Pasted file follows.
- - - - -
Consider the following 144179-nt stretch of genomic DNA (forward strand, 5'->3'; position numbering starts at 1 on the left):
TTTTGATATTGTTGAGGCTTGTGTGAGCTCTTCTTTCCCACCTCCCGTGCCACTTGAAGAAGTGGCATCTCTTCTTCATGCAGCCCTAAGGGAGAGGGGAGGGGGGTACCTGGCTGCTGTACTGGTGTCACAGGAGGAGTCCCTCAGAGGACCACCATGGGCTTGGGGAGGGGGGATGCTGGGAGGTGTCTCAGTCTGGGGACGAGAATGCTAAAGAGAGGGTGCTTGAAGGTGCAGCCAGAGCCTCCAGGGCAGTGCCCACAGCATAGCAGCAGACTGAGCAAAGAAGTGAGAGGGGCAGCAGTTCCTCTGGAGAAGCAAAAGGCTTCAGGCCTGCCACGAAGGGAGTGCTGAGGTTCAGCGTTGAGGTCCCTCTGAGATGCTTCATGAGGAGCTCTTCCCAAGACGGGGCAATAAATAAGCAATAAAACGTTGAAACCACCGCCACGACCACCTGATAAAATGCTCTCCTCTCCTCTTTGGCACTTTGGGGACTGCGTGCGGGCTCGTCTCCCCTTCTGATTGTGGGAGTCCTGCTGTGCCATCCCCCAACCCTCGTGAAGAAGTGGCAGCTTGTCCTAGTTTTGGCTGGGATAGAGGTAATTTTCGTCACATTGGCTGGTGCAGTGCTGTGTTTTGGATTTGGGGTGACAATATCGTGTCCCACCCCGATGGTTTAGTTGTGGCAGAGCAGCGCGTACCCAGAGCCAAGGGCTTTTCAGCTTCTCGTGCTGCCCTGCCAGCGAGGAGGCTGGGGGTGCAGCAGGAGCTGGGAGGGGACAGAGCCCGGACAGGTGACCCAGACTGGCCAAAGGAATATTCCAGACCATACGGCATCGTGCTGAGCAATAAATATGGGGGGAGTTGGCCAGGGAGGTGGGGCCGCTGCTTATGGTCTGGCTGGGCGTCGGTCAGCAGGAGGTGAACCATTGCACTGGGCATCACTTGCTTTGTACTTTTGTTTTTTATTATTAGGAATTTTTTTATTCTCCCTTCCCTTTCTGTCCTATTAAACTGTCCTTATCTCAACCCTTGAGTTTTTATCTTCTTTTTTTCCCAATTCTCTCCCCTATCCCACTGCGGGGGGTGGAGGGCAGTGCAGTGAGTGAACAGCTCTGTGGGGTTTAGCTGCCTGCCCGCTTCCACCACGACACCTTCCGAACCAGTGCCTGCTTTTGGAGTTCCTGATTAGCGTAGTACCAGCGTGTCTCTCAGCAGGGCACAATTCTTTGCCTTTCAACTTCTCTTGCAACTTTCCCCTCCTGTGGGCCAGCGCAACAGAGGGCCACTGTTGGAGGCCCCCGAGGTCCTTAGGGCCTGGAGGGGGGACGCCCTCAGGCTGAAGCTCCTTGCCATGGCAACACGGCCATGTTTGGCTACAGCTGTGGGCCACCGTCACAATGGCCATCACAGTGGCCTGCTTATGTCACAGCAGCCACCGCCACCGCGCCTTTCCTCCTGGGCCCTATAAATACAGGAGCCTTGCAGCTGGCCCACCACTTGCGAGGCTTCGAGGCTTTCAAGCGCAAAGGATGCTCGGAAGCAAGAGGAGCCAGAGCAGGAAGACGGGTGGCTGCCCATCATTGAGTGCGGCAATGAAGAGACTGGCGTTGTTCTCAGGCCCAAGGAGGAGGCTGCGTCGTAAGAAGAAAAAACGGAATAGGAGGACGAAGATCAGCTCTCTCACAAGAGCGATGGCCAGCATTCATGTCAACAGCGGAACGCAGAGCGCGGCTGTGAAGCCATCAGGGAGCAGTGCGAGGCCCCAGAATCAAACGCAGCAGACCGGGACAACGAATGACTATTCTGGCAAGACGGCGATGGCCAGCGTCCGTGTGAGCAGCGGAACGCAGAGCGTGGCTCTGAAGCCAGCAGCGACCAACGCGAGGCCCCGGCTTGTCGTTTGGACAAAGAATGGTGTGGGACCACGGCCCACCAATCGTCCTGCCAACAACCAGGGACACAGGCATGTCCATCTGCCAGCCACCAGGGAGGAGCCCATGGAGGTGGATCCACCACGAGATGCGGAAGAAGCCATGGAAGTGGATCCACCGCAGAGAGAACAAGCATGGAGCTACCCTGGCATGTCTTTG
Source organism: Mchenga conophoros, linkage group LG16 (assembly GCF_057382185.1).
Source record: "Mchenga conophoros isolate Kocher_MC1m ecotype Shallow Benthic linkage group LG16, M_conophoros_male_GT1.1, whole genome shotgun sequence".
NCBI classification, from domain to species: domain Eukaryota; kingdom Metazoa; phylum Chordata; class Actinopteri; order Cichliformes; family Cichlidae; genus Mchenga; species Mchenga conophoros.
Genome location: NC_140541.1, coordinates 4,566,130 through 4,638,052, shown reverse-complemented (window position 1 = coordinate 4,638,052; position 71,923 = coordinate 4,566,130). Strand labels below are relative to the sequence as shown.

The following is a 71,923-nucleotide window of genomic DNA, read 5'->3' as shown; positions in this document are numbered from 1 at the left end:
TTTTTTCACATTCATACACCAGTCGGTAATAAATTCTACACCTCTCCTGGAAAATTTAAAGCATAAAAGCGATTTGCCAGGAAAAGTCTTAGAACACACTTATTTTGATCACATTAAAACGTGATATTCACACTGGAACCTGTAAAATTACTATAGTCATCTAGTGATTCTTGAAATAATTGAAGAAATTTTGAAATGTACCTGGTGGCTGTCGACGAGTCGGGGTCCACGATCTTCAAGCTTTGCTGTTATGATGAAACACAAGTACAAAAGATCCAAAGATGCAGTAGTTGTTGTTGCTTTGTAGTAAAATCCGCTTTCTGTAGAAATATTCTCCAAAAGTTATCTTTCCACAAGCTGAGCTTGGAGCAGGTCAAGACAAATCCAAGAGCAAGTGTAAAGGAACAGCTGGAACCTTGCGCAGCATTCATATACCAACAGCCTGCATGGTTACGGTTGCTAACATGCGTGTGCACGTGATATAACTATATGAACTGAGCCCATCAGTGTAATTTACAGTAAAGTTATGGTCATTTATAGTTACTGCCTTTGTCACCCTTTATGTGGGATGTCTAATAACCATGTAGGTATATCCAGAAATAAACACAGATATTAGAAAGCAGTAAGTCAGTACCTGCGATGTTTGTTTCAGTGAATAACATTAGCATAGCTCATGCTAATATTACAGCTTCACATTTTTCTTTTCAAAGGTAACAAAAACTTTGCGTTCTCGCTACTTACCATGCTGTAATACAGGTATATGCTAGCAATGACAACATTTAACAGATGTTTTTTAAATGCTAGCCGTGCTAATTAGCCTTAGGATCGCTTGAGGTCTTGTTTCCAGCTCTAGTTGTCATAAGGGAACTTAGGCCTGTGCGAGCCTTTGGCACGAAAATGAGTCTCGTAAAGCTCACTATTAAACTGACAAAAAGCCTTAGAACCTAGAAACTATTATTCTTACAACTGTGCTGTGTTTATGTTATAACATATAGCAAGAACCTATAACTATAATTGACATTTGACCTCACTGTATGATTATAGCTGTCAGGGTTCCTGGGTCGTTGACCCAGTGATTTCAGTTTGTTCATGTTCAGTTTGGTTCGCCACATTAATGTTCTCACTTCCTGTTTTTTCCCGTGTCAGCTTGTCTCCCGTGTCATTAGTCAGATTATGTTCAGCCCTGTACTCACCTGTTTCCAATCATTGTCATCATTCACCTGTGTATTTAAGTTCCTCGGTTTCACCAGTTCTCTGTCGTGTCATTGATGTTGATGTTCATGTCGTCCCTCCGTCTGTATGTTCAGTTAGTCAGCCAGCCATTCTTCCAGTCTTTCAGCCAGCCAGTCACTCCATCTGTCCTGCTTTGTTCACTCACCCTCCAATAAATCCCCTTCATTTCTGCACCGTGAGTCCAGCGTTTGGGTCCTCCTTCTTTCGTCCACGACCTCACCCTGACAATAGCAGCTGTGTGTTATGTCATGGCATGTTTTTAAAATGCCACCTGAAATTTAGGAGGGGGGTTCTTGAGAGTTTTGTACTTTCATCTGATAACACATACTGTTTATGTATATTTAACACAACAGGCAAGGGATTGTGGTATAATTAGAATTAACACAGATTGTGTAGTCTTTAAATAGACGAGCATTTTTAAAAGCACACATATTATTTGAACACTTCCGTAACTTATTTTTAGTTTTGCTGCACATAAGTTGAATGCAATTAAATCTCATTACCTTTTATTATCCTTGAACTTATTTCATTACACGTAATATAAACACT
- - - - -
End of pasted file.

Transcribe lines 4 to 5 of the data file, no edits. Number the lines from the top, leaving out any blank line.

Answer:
Source record: "Mchenga conophoros isolate Kocher_MC1m ecotype Shallow Benthic linkage group LG16, M_conophoros_male_GT1.1, whole genome shotgun sequence".
NCBI classification, from domain to species: domain Eukaryota; kingdom Metazoa; phylum Chordata; class Actinopteri; order Cichliformes; family Cichlidae; genus Mchenga; species Mchenga conophoros.